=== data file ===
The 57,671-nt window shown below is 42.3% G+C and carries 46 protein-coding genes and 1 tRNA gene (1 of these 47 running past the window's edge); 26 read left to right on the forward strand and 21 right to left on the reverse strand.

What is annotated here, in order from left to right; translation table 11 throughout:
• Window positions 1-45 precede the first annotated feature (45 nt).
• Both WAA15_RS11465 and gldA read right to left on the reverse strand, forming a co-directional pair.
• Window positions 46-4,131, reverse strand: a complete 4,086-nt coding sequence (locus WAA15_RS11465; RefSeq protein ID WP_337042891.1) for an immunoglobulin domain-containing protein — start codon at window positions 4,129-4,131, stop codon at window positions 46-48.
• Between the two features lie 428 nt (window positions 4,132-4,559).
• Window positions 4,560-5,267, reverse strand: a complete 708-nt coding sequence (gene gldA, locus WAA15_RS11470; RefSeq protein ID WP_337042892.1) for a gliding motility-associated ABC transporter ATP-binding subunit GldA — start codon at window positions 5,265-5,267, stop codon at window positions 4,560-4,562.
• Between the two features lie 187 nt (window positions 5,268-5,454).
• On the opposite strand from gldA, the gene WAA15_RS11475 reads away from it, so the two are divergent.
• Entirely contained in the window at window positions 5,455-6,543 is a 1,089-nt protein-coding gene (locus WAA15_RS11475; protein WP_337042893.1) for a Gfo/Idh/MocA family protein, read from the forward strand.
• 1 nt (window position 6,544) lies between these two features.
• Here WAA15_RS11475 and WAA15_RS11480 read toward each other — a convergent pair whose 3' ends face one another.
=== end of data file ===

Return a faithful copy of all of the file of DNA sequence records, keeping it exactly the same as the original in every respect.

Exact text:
The 57,671-nt window shown below is 42.3% G+C and carries 46 protein-coding genes and 1 tRNA gene (1 of these 47 running past the window's edge); 26 read left to right on the forward strand and 21 right to left on the reverse strand.

What is annotated here, in order from left to right; translation table 11 throughout:
• Window positions 1-45 precede the first annotated feature (45 nt).
• Both WAA15_RS11465 and gldA read right to left on the reverse strand, forming a co-directional pair.
• Window positions 46-4,131, reverse strand: a complete 4,086-nt coding sequence (locus WAA15_RS11465; RefSeq protein ID WP_337042891.1) for an immunoglobulin domain-containing protein — start codon at window positions 4,129-4,131, stop codon at window positions 46-48.
• Between the two features lie 428 nt (window positions 4,132-4,559).
• Window positions 4,560-5,267, reverse strand: a complete 708-nt coding sequence (gene gldA, locus WAA15_RS11470; RefSeq protein ID WP_337042892.1) for a gliding motility-associated ABC transporter ATP-binding subunit GldA — start codon at window positions 5,265-5,267, stop codon at window positions 4,560-4,562.
• Between the two features lie 187 nt (window positions 5,268-5,454).
• On the opposite strand from gldA, the gene WAA15_RS11475 reads away from it, so the two are divergent.
• Entirely contained in the window at window positions 5,455-6,543 is a 1,089-nt protein-coding gene (locus WAA15_RS11475; protein WP_337042893.1) for a Gfo/Idh/MocA family protein, read from the forward strand.
• 1 nt (window position 6,544) lies between these two features.
• Here WAA15_RS11475 and WAA15_RS11480 read toward each other — a convergent pair whose 3' ends face one another.